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1 PAVLOV S DOGS BY: Yakkun

2 General theory Classical Conditioning It is a type of mental conditioning, which associates a previously neutral stimulus, with an unconditioned stimulus to elicit the desired response. It simply means to link a neutral, unrelated stimulus, to another unconditioned stimulus to create a response that originally should not be created. A conditioned stimulus is paired with an unconditioned stimulus. After pairing is repeated, the organism will exhibit a conditioned response to the conditioned stimulus, when only the conditioned stimulus is demonstrated. Classical conditioning became the basis for a theory of how organisms learn, and a philosophy of psychology developed by John B. Watson, B.F. Skinner and others. Hypothesis The conductor of this experiment, Russian physiologist Ivan Pavlov was looking at salivation in dogs in response to being fed. He then soon noticed that the dogs salivated whenever he entered the room, even he was not willing to feed the dogs. Pavlov started from the idea that dogs learned things that they didn t need to learn. The reflex of salivation was hardwired into the dog. So, he decided to conduct an experiment involving dogs with food. His hypothesis was that dogs will respond to a neutral stimulus, with a conditioned response. He used the sound of the bell, as a neutral stimulus, linking it with the other stimulus, which is the food. Experiment Overview In this experiment, Pavlov used a bell as his neutral stimulus. Whenever he feed the dogs, he always rang a bell. After repeating this procedure many number of times, he

3 went into the room, and only rang the bell without bringing the food. Like expected, dog s salivation level increased when Pavlov rang the bell. The dog had learned an association between the bell and the food and developed a new behavior. Because this response was conditioned to learn, it is known as the conditioned response. The neutral stimulus has become a conditioned stimulus.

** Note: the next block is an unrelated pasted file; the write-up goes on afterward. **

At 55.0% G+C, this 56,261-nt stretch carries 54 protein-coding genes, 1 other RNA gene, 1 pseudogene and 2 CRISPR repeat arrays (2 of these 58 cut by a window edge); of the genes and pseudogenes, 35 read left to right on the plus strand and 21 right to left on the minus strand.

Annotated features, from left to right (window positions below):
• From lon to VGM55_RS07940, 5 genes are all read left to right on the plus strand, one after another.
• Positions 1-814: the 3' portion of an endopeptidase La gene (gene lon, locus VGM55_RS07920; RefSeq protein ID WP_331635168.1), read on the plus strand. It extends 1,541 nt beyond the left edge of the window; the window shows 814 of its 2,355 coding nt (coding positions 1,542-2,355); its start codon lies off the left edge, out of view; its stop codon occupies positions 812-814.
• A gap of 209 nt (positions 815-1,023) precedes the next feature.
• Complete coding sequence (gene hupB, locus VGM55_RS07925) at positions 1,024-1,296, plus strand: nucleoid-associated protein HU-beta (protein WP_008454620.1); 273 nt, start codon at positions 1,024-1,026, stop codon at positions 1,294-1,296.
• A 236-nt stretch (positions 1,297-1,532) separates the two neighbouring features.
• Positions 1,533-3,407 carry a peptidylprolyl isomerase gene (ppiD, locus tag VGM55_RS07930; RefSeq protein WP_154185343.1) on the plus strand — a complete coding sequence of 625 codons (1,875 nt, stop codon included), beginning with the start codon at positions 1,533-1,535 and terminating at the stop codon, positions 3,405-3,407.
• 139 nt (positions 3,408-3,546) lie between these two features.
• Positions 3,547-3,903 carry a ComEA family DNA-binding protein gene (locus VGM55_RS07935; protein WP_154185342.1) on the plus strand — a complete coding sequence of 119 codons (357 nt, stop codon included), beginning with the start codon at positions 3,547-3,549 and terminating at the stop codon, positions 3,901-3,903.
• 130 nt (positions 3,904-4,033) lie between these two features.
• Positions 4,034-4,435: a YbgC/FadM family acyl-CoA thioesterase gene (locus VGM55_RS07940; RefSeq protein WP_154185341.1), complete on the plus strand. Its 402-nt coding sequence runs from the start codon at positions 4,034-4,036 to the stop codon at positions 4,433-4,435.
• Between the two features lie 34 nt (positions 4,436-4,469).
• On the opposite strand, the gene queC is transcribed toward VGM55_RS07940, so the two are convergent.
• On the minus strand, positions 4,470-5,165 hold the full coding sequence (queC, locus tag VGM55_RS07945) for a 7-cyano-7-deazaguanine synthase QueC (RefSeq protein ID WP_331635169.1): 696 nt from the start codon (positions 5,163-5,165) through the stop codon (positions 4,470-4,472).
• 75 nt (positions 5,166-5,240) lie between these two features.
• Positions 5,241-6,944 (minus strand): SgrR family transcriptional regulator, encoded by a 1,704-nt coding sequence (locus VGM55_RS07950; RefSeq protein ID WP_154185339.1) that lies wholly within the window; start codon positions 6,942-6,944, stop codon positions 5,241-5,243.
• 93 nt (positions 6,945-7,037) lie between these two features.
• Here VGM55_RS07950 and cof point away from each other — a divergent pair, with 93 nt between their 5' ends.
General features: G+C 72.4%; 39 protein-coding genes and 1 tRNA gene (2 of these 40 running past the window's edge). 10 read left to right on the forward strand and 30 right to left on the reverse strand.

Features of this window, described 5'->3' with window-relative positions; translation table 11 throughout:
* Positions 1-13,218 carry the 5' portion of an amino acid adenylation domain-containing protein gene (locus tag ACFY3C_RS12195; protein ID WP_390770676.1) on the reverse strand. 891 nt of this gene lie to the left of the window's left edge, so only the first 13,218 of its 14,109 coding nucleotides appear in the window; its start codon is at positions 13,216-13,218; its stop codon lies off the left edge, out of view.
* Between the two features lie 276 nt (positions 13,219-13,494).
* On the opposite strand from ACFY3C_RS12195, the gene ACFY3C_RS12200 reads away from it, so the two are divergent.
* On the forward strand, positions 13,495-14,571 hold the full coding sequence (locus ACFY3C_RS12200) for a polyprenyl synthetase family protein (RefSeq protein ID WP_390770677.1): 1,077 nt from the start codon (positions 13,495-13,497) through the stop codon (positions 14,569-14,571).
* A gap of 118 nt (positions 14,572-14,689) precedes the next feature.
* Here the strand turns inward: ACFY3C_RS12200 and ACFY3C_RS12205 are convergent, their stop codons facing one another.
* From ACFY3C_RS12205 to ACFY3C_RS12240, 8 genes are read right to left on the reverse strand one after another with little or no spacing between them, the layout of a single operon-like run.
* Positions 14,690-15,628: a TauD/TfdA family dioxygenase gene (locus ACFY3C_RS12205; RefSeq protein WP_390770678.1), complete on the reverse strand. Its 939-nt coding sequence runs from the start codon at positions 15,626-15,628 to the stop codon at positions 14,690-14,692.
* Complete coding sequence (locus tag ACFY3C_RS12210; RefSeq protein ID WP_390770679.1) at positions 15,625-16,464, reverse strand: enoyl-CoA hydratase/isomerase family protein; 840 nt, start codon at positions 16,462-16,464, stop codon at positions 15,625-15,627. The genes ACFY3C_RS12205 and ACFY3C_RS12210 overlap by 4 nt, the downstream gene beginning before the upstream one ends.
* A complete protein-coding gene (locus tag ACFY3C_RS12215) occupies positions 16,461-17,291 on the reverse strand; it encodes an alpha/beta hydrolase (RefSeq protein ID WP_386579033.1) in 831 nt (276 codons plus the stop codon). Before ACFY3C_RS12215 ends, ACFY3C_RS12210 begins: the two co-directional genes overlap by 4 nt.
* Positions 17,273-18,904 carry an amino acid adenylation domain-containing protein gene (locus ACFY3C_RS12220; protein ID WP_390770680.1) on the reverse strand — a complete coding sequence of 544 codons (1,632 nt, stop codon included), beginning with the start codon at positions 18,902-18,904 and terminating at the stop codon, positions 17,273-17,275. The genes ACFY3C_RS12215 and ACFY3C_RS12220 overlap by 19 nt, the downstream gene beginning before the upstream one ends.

4 Illustration of Hypothesis UCS Unconditioned stimuli UCR Unconditioned response CS conditioned stimuli CR conditioned response

5

6 How the sample was selected The sample, which was the dog was selected because the conductor Ivan Pavlov was looking at a dog when he first came upon to conducting this experiment. When he saw the dog salivate only because he walked in the room. The population from which the sample was selected Pavlov wasn t picky about the types of dogs he used as the sample of this experiment. He didn t go for a specific breed, but instead seem to have used all types of dogs, many of them mutts. The picture below is the dogs Pavlov used for his experiment. All are from differing in breed. How the sample was divided into experimental and control groups The dogs were divided into experimental and control groups by either conditioning the unconditioned stimuli with the conditioned stimuli or not. In this experiment, the unconditioned stimuli was the food, and the conditioned stimuli was the bell. To see the difference in the two, one group must be conditioned to react, and the other shouldn t be.

7 Sample Selection & Assignment to Experimental and Control Groups The type of dogs Pavlov chose for his experiment:

8 Assignment to the experimental Group